This week is the week before the year-end exams for BB & GG and so they’ve been studying hard (or so I think)!
As I have mentioned before, results at this exam (which get included in the overall marks for the year) will determine the stream the children get. They do have to choose their top three choices of subjects, but if you’ve chosen a popular subject, then the school starts looking at your marks in that subject and if there are enough students with higher marks than you, it’s quite possible that they get in and you get bumped off!
That was our short and sweet school week! Have a wonderful Sunday folks!
The Bathing Women – Tie Ning
The Bathing Women follows the lives of four women—Tiao, a children’s book editor; Fan, her sister, who thinks escaping to America might solve her problems; Fei,a hedonistic and self-destructive young woman; and Youyou, a chef—from childhood during the Cultural Revolution to adulthood in the new market economy.
This moving novel charts the journey of these women as they grapple with love, sibling rivalry, and, ultimately, redemption.
Another simple, rustic recipe, straight from the Punjabi heartland, this recipe is also courtesy of my helper R. According to her, this version is what is made in weddings in her village and is a super yummy dish which goes very well with any Indian flatbread. A version of this recipe was what I also made when I cooked a non-South Indian dish for the first time. This recipe was taught to me by a neighbour.
Aloo Matar Paneer
- 2 medium-sized potatoes, peeled and chopped
- 1 cup frozen green peas
- 1/2 pack frozen paneer, refreshed in a pan with hot water for 30 minutes
- 2 medium-sized onions, chopped roughly
- 4 medium-sized tomatoes, chopped roughly
- 1-inch piece of ginger, chopped roughly
- 8-10 cloves of garlic
- 2 tbsps oil (I use a canola-olive blend)
- 2 tsp cumin seeds
- 1/4 tsp turmeric powder
- 2 tsp coriander seeds powder
- 2 tsp red chilli powder
- 2 dried red chillies
- 2 tsp cumin seed powder
- a handful of cashew nuts
- 1 tsp garam masala powder
- Salt to taste
- Coriander leaves to garnish
- Pour hot water over the cashew nuts in a dish and keep aside for 30 minutes till the nuts are soft.
- Grind together onion, tomatoes, ginger, dried red chillies, garlic and cashew nuts and keep aside. Try not to use any water to make the paste and keep the paste smooth.
- Chop the potatoes into 1-inch pieces and wash and keep aside.
- Heat oil in a pan and add cumin seeds and saute for a few seconds.
- Add the ground tomato-onion paste and saute till it is browned. Keep stirring so it does not burn. Keep stirring till the oil starts leaving the pan.
- Add the dry spices now – salt, turmeric powder, red chilli powder, coriander powder and cumin powder and stir well.
- Next, add potatoes and mix well.
- Add around a quarter cup of water and mix well and cover and cook till the potatoes are almost done.
- Now add the frozen green peas and mix. Cover and cook till the vegetables are done.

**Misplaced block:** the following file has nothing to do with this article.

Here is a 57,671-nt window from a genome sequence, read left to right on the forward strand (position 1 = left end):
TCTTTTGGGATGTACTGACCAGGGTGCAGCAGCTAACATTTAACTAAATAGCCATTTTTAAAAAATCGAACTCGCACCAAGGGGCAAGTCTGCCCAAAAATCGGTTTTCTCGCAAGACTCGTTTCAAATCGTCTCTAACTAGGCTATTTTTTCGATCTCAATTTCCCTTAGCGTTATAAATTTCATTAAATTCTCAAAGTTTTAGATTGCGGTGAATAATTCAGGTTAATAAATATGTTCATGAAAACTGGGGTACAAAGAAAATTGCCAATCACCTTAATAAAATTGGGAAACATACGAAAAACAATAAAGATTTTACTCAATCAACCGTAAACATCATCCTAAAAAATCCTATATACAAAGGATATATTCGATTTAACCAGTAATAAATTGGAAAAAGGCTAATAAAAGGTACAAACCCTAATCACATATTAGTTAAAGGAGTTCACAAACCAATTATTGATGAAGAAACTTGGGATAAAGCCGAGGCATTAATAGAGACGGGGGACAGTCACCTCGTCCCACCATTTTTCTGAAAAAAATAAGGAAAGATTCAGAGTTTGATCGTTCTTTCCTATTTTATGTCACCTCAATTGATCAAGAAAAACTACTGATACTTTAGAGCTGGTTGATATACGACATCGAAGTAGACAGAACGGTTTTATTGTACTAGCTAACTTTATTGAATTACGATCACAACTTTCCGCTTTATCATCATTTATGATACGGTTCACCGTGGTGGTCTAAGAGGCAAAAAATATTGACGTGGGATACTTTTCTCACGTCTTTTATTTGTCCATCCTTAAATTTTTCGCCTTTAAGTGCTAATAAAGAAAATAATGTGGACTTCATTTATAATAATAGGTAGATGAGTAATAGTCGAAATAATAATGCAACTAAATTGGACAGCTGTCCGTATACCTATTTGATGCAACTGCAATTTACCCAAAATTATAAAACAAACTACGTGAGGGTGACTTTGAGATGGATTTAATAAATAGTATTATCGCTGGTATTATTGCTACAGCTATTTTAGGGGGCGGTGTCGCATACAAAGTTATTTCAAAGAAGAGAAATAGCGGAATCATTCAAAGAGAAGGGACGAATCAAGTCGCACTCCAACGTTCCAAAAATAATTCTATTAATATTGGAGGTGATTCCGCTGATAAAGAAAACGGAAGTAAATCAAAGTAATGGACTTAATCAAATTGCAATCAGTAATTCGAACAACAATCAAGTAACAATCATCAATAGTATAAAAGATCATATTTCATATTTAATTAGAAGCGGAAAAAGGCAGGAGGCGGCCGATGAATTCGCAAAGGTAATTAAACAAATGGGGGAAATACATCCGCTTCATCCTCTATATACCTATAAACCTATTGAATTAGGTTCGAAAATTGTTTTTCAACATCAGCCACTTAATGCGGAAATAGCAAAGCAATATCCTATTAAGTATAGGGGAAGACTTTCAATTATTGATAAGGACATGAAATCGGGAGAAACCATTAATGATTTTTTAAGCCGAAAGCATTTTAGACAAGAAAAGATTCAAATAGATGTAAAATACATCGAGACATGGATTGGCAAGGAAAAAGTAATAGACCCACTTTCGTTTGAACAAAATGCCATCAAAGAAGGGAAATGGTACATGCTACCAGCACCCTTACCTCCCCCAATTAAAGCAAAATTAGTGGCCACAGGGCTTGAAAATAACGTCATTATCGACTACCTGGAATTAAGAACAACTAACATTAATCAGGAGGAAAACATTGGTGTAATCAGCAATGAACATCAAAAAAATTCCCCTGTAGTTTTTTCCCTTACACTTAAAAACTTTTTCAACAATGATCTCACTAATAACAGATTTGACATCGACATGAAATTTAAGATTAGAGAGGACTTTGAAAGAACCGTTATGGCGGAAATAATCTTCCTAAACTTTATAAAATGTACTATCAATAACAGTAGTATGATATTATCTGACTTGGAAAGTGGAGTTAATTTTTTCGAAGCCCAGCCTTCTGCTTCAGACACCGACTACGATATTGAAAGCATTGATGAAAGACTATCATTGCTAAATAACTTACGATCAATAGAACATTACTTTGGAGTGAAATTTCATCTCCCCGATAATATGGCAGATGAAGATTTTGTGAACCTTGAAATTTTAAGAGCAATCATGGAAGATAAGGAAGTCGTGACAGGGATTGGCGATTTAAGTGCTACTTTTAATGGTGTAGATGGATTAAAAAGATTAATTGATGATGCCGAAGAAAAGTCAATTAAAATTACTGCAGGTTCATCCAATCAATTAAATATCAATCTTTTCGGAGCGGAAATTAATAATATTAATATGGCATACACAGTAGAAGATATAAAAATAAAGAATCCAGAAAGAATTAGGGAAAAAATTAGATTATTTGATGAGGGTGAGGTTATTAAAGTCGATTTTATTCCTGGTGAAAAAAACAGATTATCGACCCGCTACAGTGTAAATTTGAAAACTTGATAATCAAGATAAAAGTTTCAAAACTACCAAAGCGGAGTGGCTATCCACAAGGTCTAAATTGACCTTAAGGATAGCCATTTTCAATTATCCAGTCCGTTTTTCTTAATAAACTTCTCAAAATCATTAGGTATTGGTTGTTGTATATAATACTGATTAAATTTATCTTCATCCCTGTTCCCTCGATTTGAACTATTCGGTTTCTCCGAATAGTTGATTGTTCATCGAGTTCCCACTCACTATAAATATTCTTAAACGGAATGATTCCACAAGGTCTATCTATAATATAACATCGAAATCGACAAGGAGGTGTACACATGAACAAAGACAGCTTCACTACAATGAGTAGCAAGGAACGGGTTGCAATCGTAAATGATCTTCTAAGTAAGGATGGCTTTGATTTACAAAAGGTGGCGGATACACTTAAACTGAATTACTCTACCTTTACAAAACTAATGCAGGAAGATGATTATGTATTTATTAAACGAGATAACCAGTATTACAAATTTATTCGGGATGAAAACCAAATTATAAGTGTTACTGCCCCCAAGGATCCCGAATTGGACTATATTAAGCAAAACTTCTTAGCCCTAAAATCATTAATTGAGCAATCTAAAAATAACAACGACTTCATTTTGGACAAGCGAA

- If the gravy appears to be thick, add some water to thin it.
- Now add the paneer pieces and sprinkle the garam masala powder and let it simmer for five minutes.
- Remove from the flame, garnish with coriander leaves and serve hot with any rotis or Indian flatbread.
Another Country – Anjali Joseph
“They’d discussed it earlier, in the days of their friendship: the need to reach a certain phase in one’s life, to become a householder, to enter the world and leave behind the selfish days of youth.”
Paris, London, Bombay: three cities form a backdrop to a journey through Leela’s twenties at the dawn of the new millennium, as she learns to negotiate the world, work, relationships and sex, and find some measure of authenticity. Sharp, funny, and melancholy, Another Country brings a cool eye to friendship, love, and the idea of belonging in its movements through old and new worlds.
This is an amazingly simple raita which was made by my helper R. This is an earthy Punjabi recipe, which is made at homes during the summer. Bottle Gourd is a very cooling vegetable which is full of water (about 92%), keeps your body hydrated, and is also a rich source of vitamin C, A and K and essential minerals like sodium, calcium, iron, zinc and magnesium. Bottle gourd also promotes a healthy heart by bringing down the bad cholesterol levels. It is rich in both soluble and insoluble fibers, does not only facilitate smoother digestion but also helps curing tummy problems like constipation, piles and flatulence. Bottle gourd is excellent in quenching thirst, and lending a cooling effect on the body, especially during summers.
Bottle Gourd aka Lauki Raita
- 1 bottle gourd, peeled and grated
- 3 cups yogurt, beaten
- Salt to taste
- 1 tsp pepper powder
- 1 tsp cumin seed POWDER
- Boil the grated bottle gourd in a pan with just enough water to cover it and some salt for five minutes till it is cooked.
- Remove and drain the grated bottle groud and when cool, squeeze well between your palms to remove all excess water
- In another pan, whisk the yogurt well and add salt and pepper powder keep aside.
- Add the boiled bottle gourd and check for seasoning.
- Sprinkle cumin seed powder and chopped coriander and serve cold with any rotis or rice.